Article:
“We are entering an entirely different ball game,” Tchakarov said. “They want to open up to foreigners.”
Not since an oil price slump in the mid-1980s dented Soviet finances have officials in Moscow committed to such extensive fundraising. The 1980s borrowing led to foreign debt of more than $100 billion.
A big challenge will be overcoming multinational companies’ wariness of Russia. This month, the British political risk consulting firm Maplecroft ranked Russia 186th out of 196 countries for political risk to business — worse than Pakistan. India and China fared much better, ranked 26th and 62nd.
Meanwhile, the corruption perception index compiled by Transparency International ranked Russia as the world’s most corrupt major economy in 2010 — near the bottom of the overall list, at 154 of 178 countries, tied with Tajikistan and Kenya.
To make Russia look more appealing to foreign investors, a reform-oriented wing in the government has streamlined a host of rules. Russia lowered its capital gains tax, for example, while the main stock exchange, the Micex, eliminated a requirement that nonresidents trade through local brokers.
In 2010, after years of foot-dragging, Russian negotiators resolved sticking points on entry into the World Trade Organisation. By October, Lawrence H Summers, then director of the National Economic Council in the US, said Russia had made such progress that it appeared ready to join the trade group within a year.
And in September, Medvedev trimmed the list of so-called strategic assets that were off-limits to foreigners — the large oil and metals deposits clenched in the ‘sweaty fist’ — to about 50 sites, down from more than 200.
But problems remain. Dvorkovich, Medvedev’s economic adviser, acknowledged that the criminal conviction of the former oil company owner Mikhail B Khodorkovsky last month had harmed Russia’s ability to attract foreign investment and that the case would surely come up at Davos.
It was an unusually frank statement for a senior official. “'I think that a significant part of the international community will have serious questions, and the assessment of the risks of working in Russia will increase,” Dvorkovich said.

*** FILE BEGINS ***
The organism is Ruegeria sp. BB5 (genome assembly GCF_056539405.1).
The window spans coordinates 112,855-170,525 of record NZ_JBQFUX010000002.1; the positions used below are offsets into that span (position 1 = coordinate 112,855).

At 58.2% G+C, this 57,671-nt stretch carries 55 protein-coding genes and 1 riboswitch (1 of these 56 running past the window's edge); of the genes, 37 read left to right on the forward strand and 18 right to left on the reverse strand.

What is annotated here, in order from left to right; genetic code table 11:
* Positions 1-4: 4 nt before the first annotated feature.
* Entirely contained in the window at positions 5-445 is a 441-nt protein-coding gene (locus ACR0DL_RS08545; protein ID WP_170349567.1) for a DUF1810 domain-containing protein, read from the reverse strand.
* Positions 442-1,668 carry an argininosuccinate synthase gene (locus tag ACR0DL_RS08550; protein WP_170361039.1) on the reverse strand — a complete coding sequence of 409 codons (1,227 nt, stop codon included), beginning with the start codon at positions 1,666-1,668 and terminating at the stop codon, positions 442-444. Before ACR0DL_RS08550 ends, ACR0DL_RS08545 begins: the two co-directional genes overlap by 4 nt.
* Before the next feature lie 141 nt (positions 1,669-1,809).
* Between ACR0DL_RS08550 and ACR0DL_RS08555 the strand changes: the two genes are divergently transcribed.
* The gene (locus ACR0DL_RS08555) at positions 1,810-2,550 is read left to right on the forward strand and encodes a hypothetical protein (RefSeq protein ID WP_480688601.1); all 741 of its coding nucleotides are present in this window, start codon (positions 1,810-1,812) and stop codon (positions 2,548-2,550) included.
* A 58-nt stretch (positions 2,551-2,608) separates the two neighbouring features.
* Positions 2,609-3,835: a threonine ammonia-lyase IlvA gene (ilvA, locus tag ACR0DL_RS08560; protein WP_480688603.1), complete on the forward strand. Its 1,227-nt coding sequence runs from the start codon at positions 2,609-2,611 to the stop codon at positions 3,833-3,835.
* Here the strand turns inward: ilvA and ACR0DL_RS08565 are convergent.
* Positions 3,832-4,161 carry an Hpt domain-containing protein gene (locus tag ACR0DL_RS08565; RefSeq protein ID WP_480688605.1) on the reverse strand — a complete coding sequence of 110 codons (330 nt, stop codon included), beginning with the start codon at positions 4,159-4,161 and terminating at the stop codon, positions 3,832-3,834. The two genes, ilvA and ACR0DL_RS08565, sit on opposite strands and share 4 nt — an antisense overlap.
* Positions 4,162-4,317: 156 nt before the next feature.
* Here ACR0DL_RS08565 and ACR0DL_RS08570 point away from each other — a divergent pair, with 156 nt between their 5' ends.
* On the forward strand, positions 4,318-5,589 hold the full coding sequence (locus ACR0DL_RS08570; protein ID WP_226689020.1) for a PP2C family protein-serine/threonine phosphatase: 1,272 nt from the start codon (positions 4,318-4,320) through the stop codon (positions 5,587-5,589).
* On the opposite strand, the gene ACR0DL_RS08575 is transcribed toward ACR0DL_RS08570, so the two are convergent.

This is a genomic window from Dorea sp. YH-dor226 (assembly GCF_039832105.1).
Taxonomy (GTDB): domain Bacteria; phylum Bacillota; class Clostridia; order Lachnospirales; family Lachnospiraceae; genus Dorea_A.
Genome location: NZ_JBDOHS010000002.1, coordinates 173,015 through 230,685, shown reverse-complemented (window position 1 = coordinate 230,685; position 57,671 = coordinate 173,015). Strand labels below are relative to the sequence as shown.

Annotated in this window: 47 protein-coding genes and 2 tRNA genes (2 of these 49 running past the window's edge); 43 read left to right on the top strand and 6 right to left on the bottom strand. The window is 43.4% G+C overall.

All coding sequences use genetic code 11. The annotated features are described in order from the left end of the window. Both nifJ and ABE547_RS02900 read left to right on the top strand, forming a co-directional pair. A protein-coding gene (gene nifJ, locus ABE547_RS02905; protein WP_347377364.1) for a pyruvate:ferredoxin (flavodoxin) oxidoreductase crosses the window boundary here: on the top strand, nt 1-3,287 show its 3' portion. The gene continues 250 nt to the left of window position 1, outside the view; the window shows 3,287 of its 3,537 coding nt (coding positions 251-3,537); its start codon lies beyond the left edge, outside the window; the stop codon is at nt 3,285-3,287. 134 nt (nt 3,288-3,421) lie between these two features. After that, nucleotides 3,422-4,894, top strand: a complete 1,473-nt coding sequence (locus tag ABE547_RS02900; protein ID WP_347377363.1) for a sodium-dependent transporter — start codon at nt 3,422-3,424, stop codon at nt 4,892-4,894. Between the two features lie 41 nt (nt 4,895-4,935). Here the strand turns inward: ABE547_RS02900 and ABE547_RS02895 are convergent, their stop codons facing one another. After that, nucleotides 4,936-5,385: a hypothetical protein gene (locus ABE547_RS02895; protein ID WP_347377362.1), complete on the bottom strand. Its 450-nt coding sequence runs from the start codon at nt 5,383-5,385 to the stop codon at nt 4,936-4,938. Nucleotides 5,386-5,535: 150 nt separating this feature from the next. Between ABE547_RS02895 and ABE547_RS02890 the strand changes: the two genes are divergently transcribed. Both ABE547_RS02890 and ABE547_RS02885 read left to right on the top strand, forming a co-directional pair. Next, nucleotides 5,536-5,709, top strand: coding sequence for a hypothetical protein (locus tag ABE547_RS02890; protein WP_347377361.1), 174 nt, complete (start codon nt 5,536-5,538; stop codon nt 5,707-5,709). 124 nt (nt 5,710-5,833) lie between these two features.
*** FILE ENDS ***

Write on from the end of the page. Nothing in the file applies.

Once Russia’s richest man, Khodorkovsky had angered Putin by taking part in politics and by negotiating to sell a portion of his oil company, Yukos, to Exxon Mobil without the Kremlin’s blessing.
After the second conviction, handed down last month as the police were clubbing protesters on a street outside the courtroom, Khodorkovsky will remain behind bars until 2017.
Still, the Russian government’s warming attitude toward foreign business executives was on display this month in the latest twist for the assets of Khodorkosvky’s company.
Yukos was bankrupted and sold off, largely to Rosneft, which this month struck a partnership agreement with BP. The two companies have agreed to swap shares and jointly search for oil off Russia’s northern coast.
Encouraged by the implication that the pendulum was again swinging toward openness, investors shifted $742 million into Russian-dedicated funds in the week after the Rosneft-BP agreement.
That was three times more than the $196 million in the previous week, and the largest jump in Russian portfolio investment ever recorded, according to EPFR Global, a research firm in Cambridge, that tracks fund flows around the world.